I have been writing for GDPUK for just over a year now, and whilst I am still awaiting my SAR, I am pretty sure there will be references to these blogs made. Why? They are on the public facing side of GDPUK for a start and accessible to all. They are also my individual views, which I am entitled to hold, about a regulator that has been shown to be acting in a draconian, inefficient, illegal (remember the ARF consultation?) and now it appears an Orwellian manner. Now as far as I am concerned, I have never knowingly written one word that isn’t true. It is not unprofessional to tell the truth; indeed we have a professional duty to do so. It is not misconduct to tell the truth, and it is not bringing the profession into disrepute to tell the truth. It is also not illegal and it is not dishonest to tell the truth (obviously!). But I am worried that a regulator that is still so out of touch will try to deprive me of my livelihood and professional standing just because I have spoken up about its failings. Why else would it probably be keeping references to things I’ve said? Given some of the strange heads of charges still found on FtP hearings (do ANY of us justify the ‘reason for a try in’ in our notes?) it wouldn’t be too hard to come up with something suitably fitting for my literary forays. Perhaps when I get my SAR there will now be absolutely nothing about my views in there. Especially if they read this article…..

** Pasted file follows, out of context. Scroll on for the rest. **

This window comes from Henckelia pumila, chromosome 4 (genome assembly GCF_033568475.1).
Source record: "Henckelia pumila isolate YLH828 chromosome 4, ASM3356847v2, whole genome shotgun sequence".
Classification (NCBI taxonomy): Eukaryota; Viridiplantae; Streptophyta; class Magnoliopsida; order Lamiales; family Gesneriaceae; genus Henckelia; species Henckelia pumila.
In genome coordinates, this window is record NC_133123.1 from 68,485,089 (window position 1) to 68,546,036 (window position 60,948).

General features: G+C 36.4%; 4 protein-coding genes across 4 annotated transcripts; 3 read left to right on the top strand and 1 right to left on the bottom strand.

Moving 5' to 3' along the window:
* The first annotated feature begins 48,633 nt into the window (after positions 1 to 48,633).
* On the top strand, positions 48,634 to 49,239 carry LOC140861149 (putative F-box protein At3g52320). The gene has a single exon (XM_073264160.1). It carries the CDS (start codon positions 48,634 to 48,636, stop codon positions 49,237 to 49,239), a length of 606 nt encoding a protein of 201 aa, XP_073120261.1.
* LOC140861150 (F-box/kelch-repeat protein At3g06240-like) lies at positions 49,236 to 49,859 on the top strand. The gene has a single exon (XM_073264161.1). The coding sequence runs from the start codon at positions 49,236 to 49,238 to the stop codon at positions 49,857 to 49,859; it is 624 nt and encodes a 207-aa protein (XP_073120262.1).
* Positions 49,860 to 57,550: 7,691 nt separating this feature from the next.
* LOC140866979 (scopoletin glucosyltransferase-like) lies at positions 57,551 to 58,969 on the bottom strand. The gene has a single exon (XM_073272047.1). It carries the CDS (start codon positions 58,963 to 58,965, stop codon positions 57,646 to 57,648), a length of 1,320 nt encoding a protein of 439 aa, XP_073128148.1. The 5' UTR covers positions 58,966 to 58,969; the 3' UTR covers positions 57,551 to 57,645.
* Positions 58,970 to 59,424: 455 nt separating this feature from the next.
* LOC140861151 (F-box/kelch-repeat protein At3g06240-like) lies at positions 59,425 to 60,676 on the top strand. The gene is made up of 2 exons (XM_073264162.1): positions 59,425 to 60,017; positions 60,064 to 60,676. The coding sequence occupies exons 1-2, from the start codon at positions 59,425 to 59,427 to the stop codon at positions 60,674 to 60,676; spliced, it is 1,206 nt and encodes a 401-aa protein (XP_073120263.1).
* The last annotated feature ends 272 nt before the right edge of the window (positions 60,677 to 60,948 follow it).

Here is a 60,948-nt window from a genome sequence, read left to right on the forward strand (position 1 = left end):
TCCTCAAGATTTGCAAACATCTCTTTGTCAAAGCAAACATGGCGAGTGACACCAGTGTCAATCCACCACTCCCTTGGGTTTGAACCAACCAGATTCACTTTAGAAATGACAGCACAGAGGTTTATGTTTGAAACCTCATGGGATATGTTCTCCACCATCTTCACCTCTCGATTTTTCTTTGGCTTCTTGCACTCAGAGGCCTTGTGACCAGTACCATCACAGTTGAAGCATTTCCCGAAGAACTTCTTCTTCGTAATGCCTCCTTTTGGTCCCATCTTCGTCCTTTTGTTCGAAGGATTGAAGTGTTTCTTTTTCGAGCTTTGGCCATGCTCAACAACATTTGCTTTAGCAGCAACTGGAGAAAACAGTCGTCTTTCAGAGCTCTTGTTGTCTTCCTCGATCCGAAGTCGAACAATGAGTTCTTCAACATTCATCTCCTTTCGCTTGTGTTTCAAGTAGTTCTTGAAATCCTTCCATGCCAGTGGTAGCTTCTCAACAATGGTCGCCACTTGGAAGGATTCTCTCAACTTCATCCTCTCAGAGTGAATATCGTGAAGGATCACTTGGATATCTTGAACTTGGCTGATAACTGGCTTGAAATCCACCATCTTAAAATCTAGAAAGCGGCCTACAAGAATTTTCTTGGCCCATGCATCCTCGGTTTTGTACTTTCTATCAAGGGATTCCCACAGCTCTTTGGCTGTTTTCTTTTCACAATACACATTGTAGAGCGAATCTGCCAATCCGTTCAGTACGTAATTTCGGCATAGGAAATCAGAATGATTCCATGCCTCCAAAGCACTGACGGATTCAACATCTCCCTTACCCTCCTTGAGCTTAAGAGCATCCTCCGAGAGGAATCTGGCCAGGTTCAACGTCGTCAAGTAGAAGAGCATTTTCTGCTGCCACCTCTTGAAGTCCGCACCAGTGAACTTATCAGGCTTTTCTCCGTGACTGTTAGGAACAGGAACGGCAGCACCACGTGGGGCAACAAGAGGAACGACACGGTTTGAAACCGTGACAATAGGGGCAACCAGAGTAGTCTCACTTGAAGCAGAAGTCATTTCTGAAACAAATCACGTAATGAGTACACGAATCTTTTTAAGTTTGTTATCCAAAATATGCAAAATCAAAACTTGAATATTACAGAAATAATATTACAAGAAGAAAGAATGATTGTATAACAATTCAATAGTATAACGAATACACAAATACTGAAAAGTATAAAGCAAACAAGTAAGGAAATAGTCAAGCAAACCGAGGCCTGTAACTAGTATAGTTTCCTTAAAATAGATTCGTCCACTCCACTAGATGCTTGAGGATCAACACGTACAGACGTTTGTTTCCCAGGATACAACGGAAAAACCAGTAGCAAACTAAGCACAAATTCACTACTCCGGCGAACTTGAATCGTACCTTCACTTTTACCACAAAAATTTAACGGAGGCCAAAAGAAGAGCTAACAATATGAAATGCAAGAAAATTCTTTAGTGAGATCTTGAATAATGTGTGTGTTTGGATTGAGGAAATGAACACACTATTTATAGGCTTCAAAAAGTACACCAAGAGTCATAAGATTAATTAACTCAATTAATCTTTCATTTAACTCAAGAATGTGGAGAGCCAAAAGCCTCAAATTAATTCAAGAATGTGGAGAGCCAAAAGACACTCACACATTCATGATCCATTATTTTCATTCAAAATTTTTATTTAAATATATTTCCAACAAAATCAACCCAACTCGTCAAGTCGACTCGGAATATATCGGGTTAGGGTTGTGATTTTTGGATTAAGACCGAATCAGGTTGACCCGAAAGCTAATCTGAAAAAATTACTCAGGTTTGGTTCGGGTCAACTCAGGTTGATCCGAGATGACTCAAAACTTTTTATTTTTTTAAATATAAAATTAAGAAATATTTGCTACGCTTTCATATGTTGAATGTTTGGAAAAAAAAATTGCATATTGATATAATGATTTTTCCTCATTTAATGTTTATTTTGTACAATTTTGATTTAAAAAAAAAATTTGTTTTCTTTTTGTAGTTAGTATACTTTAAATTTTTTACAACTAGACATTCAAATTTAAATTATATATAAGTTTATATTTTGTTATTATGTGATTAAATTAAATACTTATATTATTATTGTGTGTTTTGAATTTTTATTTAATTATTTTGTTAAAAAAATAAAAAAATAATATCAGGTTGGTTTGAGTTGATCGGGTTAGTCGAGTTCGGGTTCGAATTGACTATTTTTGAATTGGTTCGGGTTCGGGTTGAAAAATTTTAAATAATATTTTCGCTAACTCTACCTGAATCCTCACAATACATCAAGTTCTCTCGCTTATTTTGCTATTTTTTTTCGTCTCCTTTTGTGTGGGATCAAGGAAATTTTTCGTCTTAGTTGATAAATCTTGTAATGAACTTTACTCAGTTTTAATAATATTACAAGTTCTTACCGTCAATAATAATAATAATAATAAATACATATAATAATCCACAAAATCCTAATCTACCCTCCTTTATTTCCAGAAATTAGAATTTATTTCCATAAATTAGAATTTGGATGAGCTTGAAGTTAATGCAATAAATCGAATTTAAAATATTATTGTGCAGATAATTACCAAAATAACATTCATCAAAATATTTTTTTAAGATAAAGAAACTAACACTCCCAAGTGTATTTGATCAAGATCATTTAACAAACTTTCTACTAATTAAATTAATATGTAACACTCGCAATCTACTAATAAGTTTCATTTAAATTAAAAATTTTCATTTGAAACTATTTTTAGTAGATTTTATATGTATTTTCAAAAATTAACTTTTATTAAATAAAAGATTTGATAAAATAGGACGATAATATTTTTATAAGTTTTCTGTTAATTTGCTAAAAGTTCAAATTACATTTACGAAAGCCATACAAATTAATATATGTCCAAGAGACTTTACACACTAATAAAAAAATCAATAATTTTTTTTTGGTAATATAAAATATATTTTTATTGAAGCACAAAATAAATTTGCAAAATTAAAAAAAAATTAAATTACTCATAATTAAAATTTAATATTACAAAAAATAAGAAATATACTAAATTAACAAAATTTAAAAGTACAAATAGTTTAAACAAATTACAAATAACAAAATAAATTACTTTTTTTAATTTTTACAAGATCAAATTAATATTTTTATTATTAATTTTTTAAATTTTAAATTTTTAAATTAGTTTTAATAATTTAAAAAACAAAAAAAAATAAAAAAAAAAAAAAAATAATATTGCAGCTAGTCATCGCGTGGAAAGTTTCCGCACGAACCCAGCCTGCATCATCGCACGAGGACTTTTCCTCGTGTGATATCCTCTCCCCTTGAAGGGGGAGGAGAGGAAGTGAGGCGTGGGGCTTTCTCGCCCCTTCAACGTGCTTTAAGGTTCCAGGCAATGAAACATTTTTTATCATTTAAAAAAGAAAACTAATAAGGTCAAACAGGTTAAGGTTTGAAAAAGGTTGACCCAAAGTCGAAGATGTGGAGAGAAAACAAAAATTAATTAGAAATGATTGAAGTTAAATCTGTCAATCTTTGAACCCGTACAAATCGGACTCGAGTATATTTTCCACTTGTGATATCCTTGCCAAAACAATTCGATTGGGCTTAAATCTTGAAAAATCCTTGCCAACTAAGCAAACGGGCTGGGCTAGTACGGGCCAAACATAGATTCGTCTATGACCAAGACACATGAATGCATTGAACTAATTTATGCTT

Literary analogies seem to abound in the way 37 Wimpole Street appears to do its business, from the McCarthyism of Miller’s Crucible and its tales of the Salem Witch Hunt to the totalitarianism power of the Communist era in Orwell’s 1984. A combination of these two literary masterpieces seems to be the current operations manual for the GDC in how it polices its registrants.

In that case I think it’s time for the profession to bring the works of J K Rowling to life…..